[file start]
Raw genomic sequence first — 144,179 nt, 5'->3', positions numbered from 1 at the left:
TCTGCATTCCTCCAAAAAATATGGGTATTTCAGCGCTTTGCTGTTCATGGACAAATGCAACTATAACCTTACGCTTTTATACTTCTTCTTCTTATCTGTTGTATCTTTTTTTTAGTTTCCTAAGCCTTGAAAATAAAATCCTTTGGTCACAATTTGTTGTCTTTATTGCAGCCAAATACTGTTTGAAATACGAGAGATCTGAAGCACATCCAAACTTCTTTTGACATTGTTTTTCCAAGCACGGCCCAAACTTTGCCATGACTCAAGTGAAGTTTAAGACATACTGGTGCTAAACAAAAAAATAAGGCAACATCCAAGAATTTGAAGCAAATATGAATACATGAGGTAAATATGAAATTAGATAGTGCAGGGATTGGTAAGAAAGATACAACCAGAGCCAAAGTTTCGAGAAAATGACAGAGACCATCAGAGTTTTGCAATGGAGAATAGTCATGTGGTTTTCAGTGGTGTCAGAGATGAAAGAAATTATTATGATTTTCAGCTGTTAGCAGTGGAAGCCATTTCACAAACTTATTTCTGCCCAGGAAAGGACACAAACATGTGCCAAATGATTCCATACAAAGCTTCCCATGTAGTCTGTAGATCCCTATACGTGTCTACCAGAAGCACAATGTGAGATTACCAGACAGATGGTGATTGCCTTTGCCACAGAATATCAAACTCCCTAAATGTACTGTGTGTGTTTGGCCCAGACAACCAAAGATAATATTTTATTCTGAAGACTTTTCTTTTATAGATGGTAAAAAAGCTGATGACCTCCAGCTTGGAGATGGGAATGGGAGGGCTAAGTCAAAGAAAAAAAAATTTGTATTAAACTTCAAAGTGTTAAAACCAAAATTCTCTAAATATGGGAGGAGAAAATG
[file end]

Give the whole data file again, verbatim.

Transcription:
Raw genomic sequence first — 144,179 nt, 5'->3', positions numbered from 1 at the left:
TCTGCATTCCTCCAAAAAATATGGGTATTTCAGCGCTTTGCTGTTCATGGACAAATGCAACTATAACCTTACGCTTTTATACTTCTTCTTCTTATCTGTTGTATCTTTTTTTTAGTTTCCTAAGCCTTGAAAATAAAATCCTTTGGTCACAATTTGTTGTCTTTATTGCAGCCAAATACTGTTTGAAATACGAGAGATCTGAAGCACATCCAAACTTCTTTTGACATTGTTTTTCCAAGCACGGCCCAAACTTTGCCATGACTCAAGTGAAGTTTAAGACATACTGGTGCTAAACAAAAAAATAAGGCAACATCCAAGAATTTGAAGCAAATATGAATACATGAGGTAAATATGAAATTAGATAGTGCAGGGATTGGTAAGAAAGATACAACCAGAGCCAAAGTTTCGAGAAAATGACAGAGACCATCAGAGTTTTGCAATGGAGAATAGTCATGTGGTTTTCAGTGGTGTCAGAGATGAAAGAAATTATTATGATTTTCAGCTGTTAGCAGTGGAAGCCATTTCACAAACTTATTTCTGCCCAGGAAAGGACACAAACATGTGCCAAATGATTCCATACAAAGCTTCCCATGTAGTCTGTAGATCCCTATACGTGTCTACCAGAAGCACAATGTGAGATTACCAGACAGATGGTGATTGCCTTTGCCACAGAATATCAAACTCCCTAAATGTACTGTGTGTGTTTGGCCCAGACAACCAAAGATAATATTTTATTCTGAAGACTTTTCTTTTATAGATGGTAAAAAAGCTGATGACCTCCAGCTTGGAGATGGGAATGGGAGGGCTAAGTCAAAGAAAAAAAAATTTGTATTAAACTTCAAAGTGTTAAAACCAAAATTCTCTAAATATGGGAGGAGAAAATG